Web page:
Red Stripe and a boy’s choir show us how what content excellence looks like

Tweet about this on TwitterShare on FacebookShare on Google+Share on LinkedInPin on PinterestEmail this to someone

The development of really compelling content that is real, emotionally-charged, and developed for the rich personal experience of only a few is becoming a very powerful part of marketing. We have seen many examples of the last few years which I have repeatedly spoken about in this blog so I will not do so again (ie. Carlsberg, Coke, Red Bull, etc.). Meanwhile, some brand are focusing solely on this approach to drive their marketing communications – DC Shoes is the one with the greatest success (see article here).

A big challenge of this approach is having traditionally-minded marketers understand that you don’t need scale and incredibly polished TV commercials to access the people that you need to grow your business. It is far more important to engage a core group who will evangelize than to talk to a mass who doesn’t really pay attention (see perspective here). Granted, a digital strategy to help disseminate your content to those that care is important, but you’d be surprised that many of these iconic pieces of content that we’ve all shared have grown in reach organically.

The importance is to ensure that your content has a few ingredients to capture the hearts of those that matter. Making the piece real is very important. People can smell a fake or staged piece of work in a heartbeat. If it is staged, then ensure that you don’t pretend otherwise. However, if you are staging some work make sure that what IS real is unbelievable. People want to be impressed (either by your bravery, ingenuity, etc.), so give it to them. The other important ingredient is deep emotion that feeds a human need – such as laughter, surprise, sadness, etc. The emotions don’t have to be positive, they just have to be authentic. Lastly, the quality needs to match that story. It is important to feed the experiential makeup of the environment because it allows you to be immersed in the story. This does not mean that you can let quality slide when the environment is raw. Quite the opposite, you need to pay more attention because you need to capture the details without it looking overly polished which is a tough task.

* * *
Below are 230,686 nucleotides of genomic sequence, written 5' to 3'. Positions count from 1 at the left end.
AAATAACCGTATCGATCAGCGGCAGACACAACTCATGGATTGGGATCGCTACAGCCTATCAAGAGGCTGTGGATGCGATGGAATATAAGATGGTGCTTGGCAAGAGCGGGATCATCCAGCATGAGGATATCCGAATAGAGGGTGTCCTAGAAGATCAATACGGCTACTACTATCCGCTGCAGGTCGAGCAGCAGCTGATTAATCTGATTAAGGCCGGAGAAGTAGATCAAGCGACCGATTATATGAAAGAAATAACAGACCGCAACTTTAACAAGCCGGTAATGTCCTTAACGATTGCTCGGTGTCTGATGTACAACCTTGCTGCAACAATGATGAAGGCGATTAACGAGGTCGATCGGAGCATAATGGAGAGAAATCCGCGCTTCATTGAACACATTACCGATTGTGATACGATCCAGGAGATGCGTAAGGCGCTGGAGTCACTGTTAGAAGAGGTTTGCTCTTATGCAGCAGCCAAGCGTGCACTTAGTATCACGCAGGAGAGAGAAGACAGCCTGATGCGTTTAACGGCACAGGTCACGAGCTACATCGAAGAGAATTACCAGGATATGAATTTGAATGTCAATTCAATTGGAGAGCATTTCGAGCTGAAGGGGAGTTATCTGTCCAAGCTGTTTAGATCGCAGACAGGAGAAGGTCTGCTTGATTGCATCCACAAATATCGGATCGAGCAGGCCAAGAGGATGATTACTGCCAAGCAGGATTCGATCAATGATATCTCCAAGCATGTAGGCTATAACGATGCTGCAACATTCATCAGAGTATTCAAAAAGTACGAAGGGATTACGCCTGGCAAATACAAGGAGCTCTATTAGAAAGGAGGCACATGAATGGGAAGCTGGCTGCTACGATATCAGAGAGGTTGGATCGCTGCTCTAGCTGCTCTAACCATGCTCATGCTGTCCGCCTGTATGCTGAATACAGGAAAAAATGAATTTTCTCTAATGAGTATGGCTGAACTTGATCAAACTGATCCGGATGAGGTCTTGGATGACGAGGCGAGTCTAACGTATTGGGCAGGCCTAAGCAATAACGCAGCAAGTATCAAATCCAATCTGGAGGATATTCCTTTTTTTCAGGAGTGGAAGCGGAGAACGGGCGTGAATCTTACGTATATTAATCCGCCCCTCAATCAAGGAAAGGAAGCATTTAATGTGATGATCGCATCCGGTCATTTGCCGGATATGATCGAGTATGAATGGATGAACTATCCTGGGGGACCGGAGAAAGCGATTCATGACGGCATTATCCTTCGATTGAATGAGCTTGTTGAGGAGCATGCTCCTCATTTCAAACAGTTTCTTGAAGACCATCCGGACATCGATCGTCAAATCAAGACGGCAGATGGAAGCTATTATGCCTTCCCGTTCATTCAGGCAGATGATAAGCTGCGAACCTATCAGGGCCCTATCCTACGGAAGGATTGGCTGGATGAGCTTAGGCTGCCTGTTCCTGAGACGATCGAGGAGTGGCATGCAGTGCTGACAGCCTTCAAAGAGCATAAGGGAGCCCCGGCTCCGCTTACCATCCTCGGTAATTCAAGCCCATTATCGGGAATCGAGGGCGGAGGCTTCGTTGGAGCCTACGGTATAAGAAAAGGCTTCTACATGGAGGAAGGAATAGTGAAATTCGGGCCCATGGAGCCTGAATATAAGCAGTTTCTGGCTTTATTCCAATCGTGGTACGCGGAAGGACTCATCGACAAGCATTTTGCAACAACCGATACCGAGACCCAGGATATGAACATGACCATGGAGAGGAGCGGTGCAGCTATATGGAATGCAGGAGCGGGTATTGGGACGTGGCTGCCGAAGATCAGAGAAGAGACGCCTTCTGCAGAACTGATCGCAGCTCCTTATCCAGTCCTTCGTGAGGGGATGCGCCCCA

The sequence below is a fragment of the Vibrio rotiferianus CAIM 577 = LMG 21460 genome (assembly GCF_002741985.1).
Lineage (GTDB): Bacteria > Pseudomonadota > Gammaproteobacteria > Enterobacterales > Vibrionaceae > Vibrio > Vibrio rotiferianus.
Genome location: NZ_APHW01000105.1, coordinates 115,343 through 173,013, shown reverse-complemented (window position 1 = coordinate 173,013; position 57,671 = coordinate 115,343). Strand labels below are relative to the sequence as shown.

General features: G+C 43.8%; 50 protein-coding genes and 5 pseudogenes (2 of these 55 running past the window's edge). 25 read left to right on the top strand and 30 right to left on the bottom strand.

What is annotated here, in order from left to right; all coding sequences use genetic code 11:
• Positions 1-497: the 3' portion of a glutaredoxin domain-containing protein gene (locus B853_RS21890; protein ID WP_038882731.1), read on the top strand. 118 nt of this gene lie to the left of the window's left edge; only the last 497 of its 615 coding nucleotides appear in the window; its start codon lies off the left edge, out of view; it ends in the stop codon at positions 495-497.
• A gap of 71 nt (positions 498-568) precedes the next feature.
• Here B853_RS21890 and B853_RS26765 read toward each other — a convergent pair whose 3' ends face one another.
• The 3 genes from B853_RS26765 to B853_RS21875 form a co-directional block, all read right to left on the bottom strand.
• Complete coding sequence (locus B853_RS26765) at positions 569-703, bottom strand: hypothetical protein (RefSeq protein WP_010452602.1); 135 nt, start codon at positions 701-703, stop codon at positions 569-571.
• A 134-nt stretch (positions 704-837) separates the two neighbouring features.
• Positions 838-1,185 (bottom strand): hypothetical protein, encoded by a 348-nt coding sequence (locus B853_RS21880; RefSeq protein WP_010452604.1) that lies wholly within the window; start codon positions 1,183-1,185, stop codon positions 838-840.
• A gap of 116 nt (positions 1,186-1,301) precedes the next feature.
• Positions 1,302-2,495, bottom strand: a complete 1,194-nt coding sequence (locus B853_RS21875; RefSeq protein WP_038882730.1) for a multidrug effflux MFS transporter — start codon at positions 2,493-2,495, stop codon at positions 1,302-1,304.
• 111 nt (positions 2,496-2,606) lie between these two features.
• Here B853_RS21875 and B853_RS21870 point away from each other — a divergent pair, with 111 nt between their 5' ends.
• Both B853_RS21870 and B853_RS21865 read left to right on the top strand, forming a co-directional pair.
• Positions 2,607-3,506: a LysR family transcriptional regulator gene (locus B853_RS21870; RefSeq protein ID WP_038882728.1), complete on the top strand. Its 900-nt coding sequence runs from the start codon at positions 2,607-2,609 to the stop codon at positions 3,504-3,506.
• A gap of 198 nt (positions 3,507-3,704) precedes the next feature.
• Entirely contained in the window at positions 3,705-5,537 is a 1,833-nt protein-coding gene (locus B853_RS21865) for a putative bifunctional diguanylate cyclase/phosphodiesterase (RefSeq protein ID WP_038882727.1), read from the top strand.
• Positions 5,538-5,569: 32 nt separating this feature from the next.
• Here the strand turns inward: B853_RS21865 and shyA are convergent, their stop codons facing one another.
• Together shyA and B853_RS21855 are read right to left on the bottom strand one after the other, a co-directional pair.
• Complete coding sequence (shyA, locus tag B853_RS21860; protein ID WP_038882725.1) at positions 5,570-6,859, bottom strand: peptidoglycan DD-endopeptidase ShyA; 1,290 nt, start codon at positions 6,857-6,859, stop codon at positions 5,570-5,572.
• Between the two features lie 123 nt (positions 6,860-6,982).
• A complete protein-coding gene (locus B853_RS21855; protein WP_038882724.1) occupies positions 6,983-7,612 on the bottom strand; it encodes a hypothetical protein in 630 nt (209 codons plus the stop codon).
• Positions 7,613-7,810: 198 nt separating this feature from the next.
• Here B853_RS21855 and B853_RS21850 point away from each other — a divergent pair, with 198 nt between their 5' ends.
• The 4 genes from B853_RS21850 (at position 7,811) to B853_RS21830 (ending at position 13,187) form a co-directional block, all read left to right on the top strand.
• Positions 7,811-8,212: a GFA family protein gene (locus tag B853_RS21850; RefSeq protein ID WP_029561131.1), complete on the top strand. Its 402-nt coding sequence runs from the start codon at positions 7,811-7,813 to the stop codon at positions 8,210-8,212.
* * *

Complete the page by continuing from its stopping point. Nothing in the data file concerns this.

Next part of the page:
I have two examples that I’ve found this week that illustrate the points made above and show how you need to capture realness, authenticity, and contextual quality to really make content that will be shared.

The first is a powerful story for the International Children’s Fund (get your tissues out). To leverage International Children’s Day, they hired the Wuppertaler Kurrende boy’s choir to do a heart-wrenching version of Tears For Fears “Mad World” (see original here). It makes the point that every three seconds the world loses a child.

The second is a brilliant staged installation in East London for Red Stripe. As people entered an unassuming deli and reached for a Red Stripe, the store lit up in song, where bottles, food boxes, etc. began singing “A Message to You Rudy” (see original here). Absolutely genius.

Leave a Reply

Your email address will not be published.

You may use these HTML tags and attributes: <a href="" title=""> <abbr title=""> <acronym title=""> <b> <blockquote cite=""> <cite> <code> <del datetime=""> <em> <i> <q cite=""> <s> <strike> <strong>